So, since innovation is the core of Toyota Way, only if AI should turn to be more effective at innovating, there is a possibility that Toyota will fully go with robots. Otherwise the human factor is very important.

    1. Mark Graban says

      Another LinkedIn comment:

      Dan Arey
      I think the battle between man and robotics is still a very long way off. Though they have many positive points, their drawbacks are seldom spoken about. Robotics ate tailor made to an operation and therefore totally inflexible, making design changes and NPI’s potentially extremely expensive. They are also very environmentally sensitive, a knock from a forklift and the datum misalignment will wreak havoc. The Japanese load-load lines using automation to carry out work operations as a single operator loads jigs are certainly a way forward with the development of cobots, flexible and inexpensive. Exciting time to be in engineering!

  2. Andy Wagner says

    GE experimented with “lights out” in the same era. It ended the same way. Behind a barbed wire fence and over grown weeds.

    Notice the “part stackers” used to automate the storage of way to much inventory. ;-)

    The social piece of this experiment–the labor relations piece–actually stuck. They moved to a multi-skilled labor force with a much more self-directed approach and a high level of employee engagement. When Plant III closed, the organizations moved back into the old facility, but kept their work rules. They went on for years as the most productive piece of the larger, traditional manufacturing organization.

  3. John Hunter says

    Toyota’s method is the best and will continue to be.

    However, I believe we have reached a turning point where the effectiveness of industrial robots has greatly improved. For several decades it was pretty easy to predict wholesale adoption of the robots will save us mantra would be followed by failure. I still strongly believe Toyota’s method (thoughtful use of robotics to enhance people is the best strategy). But the ease of using robots to succeed in the long term is much enhanced these days.

    Robot first strategies are going to be succeeding quite a bit going forward. Yes those efforts might not be good enough when competing only with companies using the best strategy well (but that will be rare).

    I wrote some about this in a recent blog post

    http://management.curiouscatblog.net/2017/06/07/technological-innovation-and-management/

    Essentially I see people today too dismissive of the usefulness of industrial robots. And they have past examples to point to in showing how a large commitment to robot first failed. It isn’t that today robot first is the best strategy but I do believe the real world conditions have improved to make the blanket assumption that such efforts will fail as unwise.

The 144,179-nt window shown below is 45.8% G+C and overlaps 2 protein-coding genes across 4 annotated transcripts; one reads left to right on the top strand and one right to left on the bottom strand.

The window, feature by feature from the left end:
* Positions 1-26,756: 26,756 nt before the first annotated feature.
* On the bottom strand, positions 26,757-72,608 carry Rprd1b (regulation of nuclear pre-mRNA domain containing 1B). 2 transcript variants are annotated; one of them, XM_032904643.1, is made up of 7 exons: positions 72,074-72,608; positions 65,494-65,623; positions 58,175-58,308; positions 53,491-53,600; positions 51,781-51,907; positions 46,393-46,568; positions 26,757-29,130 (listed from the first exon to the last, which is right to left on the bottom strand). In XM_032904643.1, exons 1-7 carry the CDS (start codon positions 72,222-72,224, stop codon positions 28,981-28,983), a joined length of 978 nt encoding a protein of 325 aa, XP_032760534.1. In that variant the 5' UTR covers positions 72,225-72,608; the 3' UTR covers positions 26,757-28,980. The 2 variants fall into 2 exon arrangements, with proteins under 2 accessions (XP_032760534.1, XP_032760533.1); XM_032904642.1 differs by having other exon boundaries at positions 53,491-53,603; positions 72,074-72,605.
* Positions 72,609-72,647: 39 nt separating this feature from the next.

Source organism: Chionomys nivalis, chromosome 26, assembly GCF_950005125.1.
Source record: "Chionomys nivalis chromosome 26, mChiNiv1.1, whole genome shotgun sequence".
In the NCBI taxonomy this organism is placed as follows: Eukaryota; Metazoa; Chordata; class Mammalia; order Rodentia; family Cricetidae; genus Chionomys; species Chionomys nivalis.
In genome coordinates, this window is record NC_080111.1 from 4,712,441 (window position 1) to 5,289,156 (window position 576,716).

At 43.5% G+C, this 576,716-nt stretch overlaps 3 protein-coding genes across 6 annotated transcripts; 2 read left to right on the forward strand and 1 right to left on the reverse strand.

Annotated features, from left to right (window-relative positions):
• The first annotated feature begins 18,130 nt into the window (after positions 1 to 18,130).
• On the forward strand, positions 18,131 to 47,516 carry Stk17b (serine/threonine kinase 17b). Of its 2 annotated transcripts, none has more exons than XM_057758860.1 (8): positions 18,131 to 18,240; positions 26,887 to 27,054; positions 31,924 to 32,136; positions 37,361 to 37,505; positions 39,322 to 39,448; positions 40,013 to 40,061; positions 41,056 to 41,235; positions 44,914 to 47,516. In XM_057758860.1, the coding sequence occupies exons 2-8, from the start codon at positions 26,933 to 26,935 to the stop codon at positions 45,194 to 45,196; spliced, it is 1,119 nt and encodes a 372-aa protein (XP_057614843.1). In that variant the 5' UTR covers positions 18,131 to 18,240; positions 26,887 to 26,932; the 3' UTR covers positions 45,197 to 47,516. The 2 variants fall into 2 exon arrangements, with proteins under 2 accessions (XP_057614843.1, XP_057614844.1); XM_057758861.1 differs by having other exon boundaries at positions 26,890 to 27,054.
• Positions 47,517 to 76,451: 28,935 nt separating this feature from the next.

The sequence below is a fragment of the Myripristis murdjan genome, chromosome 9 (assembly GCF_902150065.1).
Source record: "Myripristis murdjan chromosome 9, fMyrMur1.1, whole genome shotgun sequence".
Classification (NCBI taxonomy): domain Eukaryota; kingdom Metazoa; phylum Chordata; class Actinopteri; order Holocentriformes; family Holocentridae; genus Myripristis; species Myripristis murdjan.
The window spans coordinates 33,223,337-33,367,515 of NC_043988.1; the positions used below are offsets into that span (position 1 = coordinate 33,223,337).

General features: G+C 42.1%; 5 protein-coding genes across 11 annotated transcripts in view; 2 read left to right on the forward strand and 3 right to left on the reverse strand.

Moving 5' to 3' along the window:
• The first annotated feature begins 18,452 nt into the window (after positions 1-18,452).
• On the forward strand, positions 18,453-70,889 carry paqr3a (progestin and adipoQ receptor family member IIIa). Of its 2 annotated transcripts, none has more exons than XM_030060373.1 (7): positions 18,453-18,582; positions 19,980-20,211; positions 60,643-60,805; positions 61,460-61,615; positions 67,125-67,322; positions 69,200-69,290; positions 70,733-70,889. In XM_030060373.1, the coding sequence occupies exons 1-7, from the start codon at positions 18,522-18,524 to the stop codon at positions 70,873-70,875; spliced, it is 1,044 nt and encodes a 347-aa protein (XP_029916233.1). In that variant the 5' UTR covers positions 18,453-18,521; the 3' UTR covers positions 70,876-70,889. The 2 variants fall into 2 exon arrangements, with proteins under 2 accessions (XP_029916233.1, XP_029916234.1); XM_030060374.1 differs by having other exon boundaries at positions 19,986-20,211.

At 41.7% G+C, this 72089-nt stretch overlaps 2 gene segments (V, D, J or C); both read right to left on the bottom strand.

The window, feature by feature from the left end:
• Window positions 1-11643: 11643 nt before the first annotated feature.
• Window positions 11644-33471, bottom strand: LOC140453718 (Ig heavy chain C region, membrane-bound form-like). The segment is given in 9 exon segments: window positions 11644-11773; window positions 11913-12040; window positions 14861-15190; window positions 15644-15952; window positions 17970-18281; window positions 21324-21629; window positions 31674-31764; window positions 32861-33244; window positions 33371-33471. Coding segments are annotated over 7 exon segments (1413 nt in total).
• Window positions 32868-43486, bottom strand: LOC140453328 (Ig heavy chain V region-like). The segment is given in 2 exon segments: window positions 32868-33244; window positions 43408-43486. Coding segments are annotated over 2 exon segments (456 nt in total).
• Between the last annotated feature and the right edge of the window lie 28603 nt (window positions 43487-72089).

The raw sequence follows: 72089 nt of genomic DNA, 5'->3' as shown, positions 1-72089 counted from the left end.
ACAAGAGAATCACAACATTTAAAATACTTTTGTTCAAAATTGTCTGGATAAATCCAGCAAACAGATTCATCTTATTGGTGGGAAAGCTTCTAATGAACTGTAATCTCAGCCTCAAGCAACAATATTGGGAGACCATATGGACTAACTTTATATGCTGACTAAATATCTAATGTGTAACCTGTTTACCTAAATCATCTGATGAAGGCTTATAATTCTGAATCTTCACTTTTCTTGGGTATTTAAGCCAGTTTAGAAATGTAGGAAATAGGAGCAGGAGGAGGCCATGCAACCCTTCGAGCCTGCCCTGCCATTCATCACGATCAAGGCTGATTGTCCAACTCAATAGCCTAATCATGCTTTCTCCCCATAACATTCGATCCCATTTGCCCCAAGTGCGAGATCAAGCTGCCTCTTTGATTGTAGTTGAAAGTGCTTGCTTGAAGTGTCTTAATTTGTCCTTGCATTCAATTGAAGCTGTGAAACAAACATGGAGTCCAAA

A big part of this is that while we can simplify the argument to “robot first” or “robots helping people” it really isn’t that simple. There are many reasons why today the conditions are different than they have been. Technological and software improvements are a big part of that. But also there is more thoughtful consideration of the advantages Toyota’s management philosophy brings. Sadly not enough, but still companies are better today at thinking and acting as if their employees have brains than they were 30 years ago. Granted there is still a long way to go, but still progress has been made it seems to me at the macro level.

  4. Sam Selay says

    Great read Mark. As much as I respect Tesla and Musk, it’s scary the direction they are going. “As an aspiration, lean is taking a back seat to lights-out–a manufacturing concept Elon Musk is championing for his Model 3 Tesla plant in which illumination will ultimately not be needed because the factory will be devoid of people.” I wonder what Bob Rush thinks. I was considering asking him, but in a private message of course.

    1. Jared says

      With all due respect, I think Elon Musk is more technology minded, and not so much people-minded. the Tesla way COULD work – but will it be better? Time will tell, I suppose.

  5. Denise Vincent says

    The auto industry will undergo a massive change with the death of the internal combustion engine, which is plagued by too many moving parts, too many inputs, too much maintenance and way too many subsidies. Driverless transport sized to mass or local routes will likely be the majority of our vehicles, powered by in-pavement induction ribbons as well as in-vehicle batteries. (I’ve seen auto industry forecasts estimating critical mass for this shift between 2025 and 2030, which is about 10 to 15 years faster than the automobile replaced horses, wagons and teamsters.)

    But if you have the resources to own personal pods (rather than just calling them up via app as needed) are you going to be satisfied by a generic, dark factory product? Or are you going to use a custom builder to create a bespoke pod? Remember to add 3D printing to manufacturing options, because it’s not as if skate board dudes will be handcrafting pods from scratch, not when they can download a generic pattern and experiment first. (Evil grin)

    We already face these choices in existing markets; some of us grab a computer from Costco, others build their own rigs (or get the Geek Squad to build a rig). Repeat for any object you possess.